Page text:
Note: Google chooses the 70 questions from a large database of questions, so it is extremely rare that any two tests will be the same. The subjects covered in the test will also slowly change over time due to constant updates to Google Analytics.
I know a few risk-takers who have passed the test without studying. However, they had several years of first-hand experience using Google Analytics. I took the GAIQ test with essentially no prior experience using Google Analytics, thus, I required numerous resources to help me prepare.
If you are one that can simply learn by reading, then reading blogs or articles such as this one by Jens Sorensen is very beneficial: Jens Sorensen’s Blog. If you learn best by doing, check out the two links I provided in the previous section that will take you to some valuable practice questions.
If you are a beginner like me, I strongly suggest watching all of Google’s videos on this page: GAIQ Video Lessons. They set a great foundation for understanding the basics of Google Analytics.
Unless you are extremely confident in your competency with Google Analytics, I would highly recommend having several resource pages open on a separate computer while you take the test. It is true that Google allows you to pause the test. However, if you have the idea that you’ll be able to simply use a search engine to look up all of the answers, think again. There are a few questions with simple answers, but the majority are situational, and require a good amount of deep thinking and understanding of the subject matter at hand. The most beneficial resources to refer to while taking the test that I found are the following:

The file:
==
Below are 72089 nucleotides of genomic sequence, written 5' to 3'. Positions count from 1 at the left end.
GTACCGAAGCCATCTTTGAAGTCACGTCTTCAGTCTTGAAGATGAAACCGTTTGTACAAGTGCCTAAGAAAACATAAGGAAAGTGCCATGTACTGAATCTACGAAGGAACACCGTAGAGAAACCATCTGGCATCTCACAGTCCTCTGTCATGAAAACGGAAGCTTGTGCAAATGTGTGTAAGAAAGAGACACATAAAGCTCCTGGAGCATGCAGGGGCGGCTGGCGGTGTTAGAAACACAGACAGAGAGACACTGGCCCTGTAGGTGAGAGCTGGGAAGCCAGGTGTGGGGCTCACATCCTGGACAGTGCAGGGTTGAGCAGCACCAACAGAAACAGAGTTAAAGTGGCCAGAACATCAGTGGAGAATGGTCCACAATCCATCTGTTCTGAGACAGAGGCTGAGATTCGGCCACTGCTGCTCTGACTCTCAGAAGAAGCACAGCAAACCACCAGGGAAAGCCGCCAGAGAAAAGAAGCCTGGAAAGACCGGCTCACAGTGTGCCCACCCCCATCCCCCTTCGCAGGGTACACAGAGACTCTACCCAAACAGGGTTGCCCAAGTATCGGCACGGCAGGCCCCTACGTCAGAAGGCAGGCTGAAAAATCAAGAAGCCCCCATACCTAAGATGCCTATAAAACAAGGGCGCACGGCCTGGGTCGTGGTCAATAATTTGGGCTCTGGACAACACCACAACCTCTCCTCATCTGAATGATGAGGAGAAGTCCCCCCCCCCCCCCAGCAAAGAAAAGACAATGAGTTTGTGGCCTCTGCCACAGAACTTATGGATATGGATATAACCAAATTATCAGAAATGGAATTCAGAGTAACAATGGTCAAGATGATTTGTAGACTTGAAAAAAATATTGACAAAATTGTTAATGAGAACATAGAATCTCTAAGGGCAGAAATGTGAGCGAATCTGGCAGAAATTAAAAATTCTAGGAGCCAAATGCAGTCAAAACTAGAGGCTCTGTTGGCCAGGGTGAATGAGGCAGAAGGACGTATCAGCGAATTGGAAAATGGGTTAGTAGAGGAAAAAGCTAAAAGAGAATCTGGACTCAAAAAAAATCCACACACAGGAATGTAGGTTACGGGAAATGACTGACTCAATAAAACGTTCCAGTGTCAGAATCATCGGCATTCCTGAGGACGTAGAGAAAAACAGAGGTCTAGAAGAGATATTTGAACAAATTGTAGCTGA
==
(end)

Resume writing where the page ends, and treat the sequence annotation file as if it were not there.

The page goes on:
- Cheat Sheet – A three-page pdf file including helpful RegEx characters and key points for the main topics covered in the test.
- 28-Section Heavy-Duty Outline– This beast might be more helpful as a study guide than a resource during the test, but either way it is jam-packed full of information.
- Jens Sorensen’s Blog– An extremely thorough outline of all the topics addressed in the test. I would recommend using “Ctrl, F” (Windows) or “Command, F” (Macs) as a fast way to look up items within the text.
- RegEx IP address calculator– If you receive a RegEx question dealing with IP addresses, don’t waste your time by doing it yourself – consult this page to do it for you to save a lot of trouble.
Cost of the GAIQ test
Each time you take the test it costs $50, and you have to wait 14 days between attempts, so make sure that you feel very comfortable with the material. Aside from the monetary cost of the test, you must also add in the opportunity cost of the time you spend studying for it. I recorded a rough estimate of approximately 35-40 hours that I spent preparing for the test. Keep in mind that I came into the test with no prior knowledge of Google Analytics. A frequent or basic user can probably pass the test with 10-20 hours of study time. If you have taken the practice test questions on the links I listed above and are scoring 75% or above, without the use of resources, you should be seasoned enough to pass the exam.
Happy studying, and good luck!